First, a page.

...then why is the Dow down 500 points this morning to $9,788.96?
It is like surgery--you don't heal up in one day--and may take weeks. This is such a complicated mess, it will take years to recover, if ever. People still want to invest their money, get big interest, have big houses, big wages, but expect to pay little prices. It it not the farmer, builder, small business person that makes the money, it is the middle people and also realize that way too many of our jobs are in too many countries. We Americans refuse to pay a living wage to a person making clothes, but expect to pay low prices for products. Ordinary dresses made in other countries who pay there people pennies, sell here for hundreds. Loggers who lost their job, saw mills closed down, and even our oil is shipped across seas, returned because we have only 2 (TWO) refiniers in the entire US, because the government refuses to build more. We need to stop all "pork" for all states, fix the roads, improve our medical, stop suing everybody for dumb things, insist our precription companies charge so much: example
those tiny strips diabetics use to test their blood $116.00 for 50. We need to tell our elected officials, enough is enough. Even the poll calls on the phone are coming from across the seas.
The bailout was to address the credit squeeze between banks and businesses. It was never intended nor aimed at propping up the price of stocks per se.
In addition, as no one knows yet how the 700 bil will be parceled out and to which entities and what conditions may be attached and/or enacted(such as the Wall St. dirty word "regulation") so investors are still hoarding their cash..and banks are still wary of lending each othe rmoney.
Honestly....who would anybody trust right now in terms of making an investment?
When there is blood in the streets,its time to buy...Anyone who buys into the stock market at these levels,will likley be very happy 12 months from now...Yes, there is still downside risk,but,imho,not as much as upside potential...The world is not ending, this is not a depression,interest rates are still very low by historical standards,unemployment(for now) is 6% +-....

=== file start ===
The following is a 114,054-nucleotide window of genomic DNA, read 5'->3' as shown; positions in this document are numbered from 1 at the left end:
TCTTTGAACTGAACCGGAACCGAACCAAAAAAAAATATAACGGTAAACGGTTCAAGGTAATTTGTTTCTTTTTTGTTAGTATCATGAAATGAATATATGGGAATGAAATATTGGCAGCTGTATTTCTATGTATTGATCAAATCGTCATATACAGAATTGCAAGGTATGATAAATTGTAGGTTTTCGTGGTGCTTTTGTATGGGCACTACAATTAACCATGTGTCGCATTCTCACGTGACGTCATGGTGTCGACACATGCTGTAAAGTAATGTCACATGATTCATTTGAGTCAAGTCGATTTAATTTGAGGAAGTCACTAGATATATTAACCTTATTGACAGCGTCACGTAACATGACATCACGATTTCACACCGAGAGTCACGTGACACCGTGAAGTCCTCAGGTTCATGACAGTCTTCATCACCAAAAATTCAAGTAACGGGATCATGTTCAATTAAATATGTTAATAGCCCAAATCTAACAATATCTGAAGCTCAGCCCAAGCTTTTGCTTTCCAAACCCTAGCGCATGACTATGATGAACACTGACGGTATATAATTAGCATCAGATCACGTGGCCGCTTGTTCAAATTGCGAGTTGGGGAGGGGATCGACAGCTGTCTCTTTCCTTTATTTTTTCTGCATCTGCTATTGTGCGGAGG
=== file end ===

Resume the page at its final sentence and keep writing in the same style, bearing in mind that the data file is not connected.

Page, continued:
When everyone is selling,i am buying...
And as a contrarian,when everyone thinks the market can't lose,i am selling
Mariend - what two refineries in the US are you referring to? There are more than that on the East side of Houston. And the government doesn't build refineries - companies like Shell, BP, EXXON build refineries. (but I do agree there are too many jobs done overseas that could be done in the US).
Sorry about the # of refineries but no new once 1976. Here in ND we have so much oil avaiable that we cannot get it shipped out as fast as needed. One of the reservations had everything set to go, permits, money, etc and at the last minute was told NO we don't need it. Had people ready to build, and to work and one of the biggest fields here in ND, MT and Canada. Still trying to get it up and going.
$700 Billion is a teensy amount compared to a $10 Trillion market. I was never convinced it would make a difference, and still am not. Admittedly, I didn't think the 20,000 troop surge in Iraq was enough to make a difference either, so I can't claim to own a working crystal ball. But I realistically see no real fix for this except to let asset values reach levels that are supported by fundamentals.
Today they announced that the $700 billion is going to be directed by a new government agency, the Office of Financial Stability. Ugh. That sounds almost as big brother-ish as the Department of Homeland Security. I thought I heard them say that a 35 year old from Goldman Sachs was being put in charge but at that point I couldn't believe my ears and I think maybe I misheard.
The TARP bill sets up a whole new agency under the Treasury Department. Anything that's big enough to have its own Inspector General with a $50 million budget is not just some temporary setup thats going away in a few months.
There was also news this past weekend about the government hiring "asset management firms" from wall street to help Treasury sort out all this stuff Paulson is about to buy.
Once you cut through all the talking head noise on the TV, you'll find a number of experienced people who thought buying all these assets was a really bad idea. They weren't against the bailout - just the method of providing the assistance.